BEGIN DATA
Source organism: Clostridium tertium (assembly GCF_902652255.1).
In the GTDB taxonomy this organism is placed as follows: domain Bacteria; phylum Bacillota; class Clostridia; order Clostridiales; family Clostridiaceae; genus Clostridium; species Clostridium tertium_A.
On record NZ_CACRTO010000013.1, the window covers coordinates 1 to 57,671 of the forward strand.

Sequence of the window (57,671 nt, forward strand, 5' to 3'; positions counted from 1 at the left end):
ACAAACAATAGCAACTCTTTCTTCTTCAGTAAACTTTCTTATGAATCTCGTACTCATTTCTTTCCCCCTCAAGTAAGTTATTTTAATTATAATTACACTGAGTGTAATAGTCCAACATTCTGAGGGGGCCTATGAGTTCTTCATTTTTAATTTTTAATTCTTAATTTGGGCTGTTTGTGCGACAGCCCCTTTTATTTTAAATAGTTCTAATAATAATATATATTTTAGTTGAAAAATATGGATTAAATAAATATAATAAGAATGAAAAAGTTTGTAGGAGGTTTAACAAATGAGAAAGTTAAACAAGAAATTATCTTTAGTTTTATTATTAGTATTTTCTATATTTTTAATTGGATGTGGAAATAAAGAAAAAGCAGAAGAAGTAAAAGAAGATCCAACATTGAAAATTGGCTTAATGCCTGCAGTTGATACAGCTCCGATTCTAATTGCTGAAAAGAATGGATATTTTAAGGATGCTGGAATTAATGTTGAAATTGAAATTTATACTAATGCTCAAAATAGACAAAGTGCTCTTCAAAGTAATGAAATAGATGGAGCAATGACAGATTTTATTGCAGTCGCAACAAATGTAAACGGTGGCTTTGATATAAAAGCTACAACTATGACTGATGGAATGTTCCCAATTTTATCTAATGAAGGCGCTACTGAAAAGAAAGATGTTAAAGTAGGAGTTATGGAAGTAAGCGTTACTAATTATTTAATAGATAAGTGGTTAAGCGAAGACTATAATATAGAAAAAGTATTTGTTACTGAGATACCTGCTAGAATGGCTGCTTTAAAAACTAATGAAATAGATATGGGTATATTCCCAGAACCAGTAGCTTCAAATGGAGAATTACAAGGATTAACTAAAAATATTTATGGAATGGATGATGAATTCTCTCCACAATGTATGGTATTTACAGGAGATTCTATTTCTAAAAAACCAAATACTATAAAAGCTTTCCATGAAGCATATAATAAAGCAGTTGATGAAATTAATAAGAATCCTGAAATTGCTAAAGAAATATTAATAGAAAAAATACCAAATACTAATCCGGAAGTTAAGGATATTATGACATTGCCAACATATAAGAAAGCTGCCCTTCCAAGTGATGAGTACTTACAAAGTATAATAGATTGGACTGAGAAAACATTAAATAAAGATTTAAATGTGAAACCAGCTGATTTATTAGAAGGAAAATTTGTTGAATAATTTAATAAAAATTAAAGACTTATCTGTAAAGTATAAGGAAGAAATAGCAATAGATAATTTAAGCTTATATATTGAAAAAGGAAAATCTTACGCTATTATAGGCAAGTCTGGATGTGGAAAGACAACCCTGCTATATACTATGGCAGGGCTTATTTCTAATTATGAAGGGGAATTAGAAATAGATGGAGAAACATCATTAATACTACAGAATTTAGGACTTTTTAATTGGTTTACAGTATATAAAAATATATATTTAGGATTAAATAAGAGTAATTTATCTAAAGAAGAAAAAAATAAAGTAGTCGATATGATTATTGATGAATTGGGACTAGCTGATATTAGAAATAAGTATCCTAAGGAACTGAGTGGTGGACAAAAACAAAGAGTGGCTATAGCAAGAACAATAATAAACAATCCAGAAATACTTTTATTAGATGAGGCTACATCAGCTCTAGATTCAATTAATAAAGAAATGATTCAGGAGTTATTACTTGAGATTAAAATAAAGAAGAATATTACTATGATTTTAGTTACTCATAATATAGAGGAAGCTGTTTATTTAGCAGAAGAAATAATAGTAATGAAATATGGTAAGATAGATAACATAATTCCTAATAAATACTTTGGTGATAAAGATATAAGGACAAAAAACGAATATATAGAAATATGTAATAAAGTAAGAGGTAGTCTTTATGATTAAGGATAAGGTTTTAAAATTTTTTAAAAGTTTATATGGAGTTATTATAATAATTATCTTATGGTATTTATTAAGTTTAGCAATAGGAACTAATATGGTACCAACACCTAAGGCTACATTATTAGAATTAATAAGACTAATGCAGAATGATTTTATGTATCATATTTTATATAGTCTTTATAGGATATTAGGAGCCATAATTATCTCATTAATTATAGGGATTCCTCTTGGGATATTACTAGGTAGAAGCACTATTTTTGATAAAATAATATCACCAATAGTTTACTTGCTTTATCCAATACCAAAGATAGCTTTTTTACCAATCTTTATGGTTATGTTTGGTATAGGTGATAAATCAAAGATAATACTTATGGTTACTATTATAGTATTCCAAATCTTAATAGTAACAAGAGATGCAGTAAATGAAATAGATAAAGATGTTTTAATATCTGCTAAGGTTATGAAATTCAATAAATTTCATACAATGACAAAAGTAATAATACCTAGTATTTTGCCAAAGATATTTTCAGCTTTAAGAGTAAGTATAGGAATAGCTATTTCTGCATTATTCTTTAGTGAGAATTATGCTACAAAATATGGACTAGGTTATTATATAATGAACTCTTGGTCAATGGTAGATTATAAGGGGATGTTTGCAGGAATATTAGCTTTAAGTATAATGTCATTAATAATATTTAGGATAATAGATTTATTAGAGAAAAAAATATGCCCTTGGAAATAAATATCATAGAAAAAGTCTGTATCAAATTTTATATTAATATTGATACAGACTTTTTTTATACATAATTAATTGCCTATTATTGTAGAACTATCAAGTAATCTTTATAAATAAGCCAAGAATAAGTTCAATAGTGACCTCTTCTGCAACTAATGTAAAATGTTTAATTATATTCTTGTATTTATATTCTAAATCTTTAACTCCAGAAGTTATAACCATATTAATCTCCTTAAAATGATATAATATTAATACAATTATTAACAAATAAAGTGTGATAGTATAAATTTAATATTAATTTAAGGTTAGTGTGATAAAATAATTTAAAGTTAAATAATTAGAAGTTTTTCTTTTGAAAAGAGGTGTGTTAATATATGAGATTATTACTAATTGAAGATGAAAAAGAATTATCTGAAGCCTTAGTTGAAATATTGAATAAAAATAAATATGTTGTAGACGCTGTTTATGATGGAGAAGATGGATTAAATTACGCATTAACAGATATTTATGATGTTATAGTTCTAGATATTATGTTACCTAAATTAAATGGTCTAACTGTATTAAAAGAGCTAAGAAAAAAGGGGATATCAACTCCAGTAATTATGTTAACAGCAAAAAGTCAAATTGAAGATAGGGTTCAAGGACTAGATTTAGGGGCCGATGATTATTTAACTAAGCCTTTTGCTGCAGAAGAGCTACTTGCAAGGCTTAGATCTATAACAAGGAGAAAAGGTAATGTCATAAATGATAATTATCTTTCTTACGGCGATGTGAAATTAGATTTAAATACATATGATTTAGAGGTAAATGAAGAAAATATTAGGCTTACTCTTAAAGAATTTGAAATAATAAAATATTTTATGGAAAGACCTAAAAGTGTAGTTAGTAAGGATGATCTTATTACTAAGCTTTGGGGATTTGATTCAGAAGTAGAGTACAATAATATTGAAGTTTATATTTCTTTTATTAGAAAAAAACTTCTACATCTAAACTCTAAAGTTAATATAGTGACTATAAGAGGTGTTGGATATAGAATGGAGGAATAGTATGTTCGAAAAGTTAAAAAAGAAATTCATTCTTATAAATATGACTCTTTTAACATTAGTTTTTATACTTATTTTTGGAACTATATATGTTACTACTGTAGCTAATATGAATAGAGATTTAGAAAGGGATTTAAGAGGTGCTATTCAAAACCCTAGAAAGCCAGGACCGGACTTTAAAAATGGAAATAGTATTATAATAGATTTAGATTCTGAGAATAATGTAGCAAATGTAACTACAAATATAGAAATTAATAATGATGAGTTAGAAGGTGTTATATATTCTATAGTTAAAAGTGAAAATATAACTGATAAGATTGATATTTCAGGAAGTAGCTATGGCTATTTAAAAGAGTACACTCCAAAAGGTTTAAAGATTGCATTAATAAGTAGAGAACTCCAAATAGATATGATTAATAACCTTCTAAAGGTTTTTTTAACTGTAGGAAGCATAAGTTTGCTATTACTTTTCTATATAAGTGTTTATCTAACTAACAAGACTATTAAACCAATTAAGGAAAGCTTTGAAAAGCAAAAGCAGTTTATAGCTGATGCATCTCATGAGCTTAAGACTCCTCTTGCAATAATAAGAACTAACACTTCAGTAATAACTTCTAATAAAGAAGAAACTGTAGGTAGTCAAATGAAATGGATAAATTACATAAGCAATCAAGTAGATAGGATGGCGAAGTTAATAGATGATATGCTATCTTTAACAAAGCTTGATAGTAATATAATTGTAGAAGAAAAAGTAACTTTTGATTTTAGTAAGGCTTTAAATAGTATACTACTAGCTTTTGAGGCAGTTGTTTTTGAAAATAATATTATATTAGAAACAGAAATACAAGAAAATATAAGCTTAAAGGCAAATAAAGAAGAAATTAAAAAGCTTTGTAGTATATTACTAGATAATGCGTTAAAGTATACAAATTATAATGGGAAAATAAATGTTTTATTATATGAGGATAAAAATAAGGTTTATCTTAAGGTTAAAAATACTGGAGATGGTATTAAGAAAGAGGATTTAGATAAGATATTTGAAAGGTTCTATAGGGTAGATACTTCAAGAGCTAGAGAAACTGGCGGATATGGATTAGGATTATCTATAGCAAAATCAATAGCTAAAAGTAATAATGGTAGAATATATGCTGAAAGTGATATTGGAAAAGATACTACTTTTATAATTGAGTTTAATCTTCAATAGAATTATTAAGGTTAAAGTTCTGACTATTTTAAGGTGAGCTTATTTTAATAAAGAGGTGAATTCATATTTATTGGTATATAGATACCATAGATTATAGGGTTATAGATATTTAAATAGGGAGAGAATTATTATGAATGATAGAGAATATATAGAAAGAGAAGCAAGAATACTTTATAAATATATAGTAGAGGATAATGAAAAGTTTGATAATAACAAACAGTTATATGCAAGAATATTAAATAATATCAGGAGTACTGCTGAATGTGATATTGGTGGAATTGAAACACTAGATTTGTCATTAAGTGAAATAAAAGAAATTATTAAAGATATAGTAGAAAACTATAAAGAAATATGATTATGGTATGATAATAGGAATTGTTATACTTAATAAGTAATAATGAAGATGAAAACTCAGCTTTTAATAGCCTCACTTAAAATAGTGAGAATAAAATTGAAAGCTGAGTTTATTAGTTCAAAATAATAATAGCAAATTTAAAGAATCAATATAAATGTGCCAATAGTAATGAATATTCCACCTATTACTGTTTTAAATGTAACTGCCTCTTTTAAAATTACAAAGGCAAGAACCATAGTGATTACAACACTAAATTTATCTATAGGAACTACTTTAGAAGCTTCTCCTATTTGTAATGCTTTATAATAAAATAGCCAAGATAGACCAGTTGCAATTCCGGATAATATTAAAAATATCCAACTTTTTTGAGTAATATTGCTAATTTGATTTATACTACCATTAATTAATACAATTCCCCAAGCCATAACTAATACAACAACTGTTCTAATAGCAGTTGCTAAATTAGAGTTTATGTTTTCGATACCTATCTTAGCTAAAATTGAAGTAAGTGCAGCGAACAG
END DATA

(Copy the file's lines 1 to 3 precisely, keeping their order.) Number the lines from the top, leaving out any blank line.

Source organism: Clostridium tertium (assembly GCF_902652255.1).
In the GTDB taxonomy this organism is placed as follows: domain Bacteria; phylum Bacillota; class Clostridia; order Clostridiales; family Clostridiaceae; genus Clostridium; species Clostridium tertium_A.
On record NZ_CACRTO010000013.1, the window covers coordinates 1 to 57,671 of the forward strand.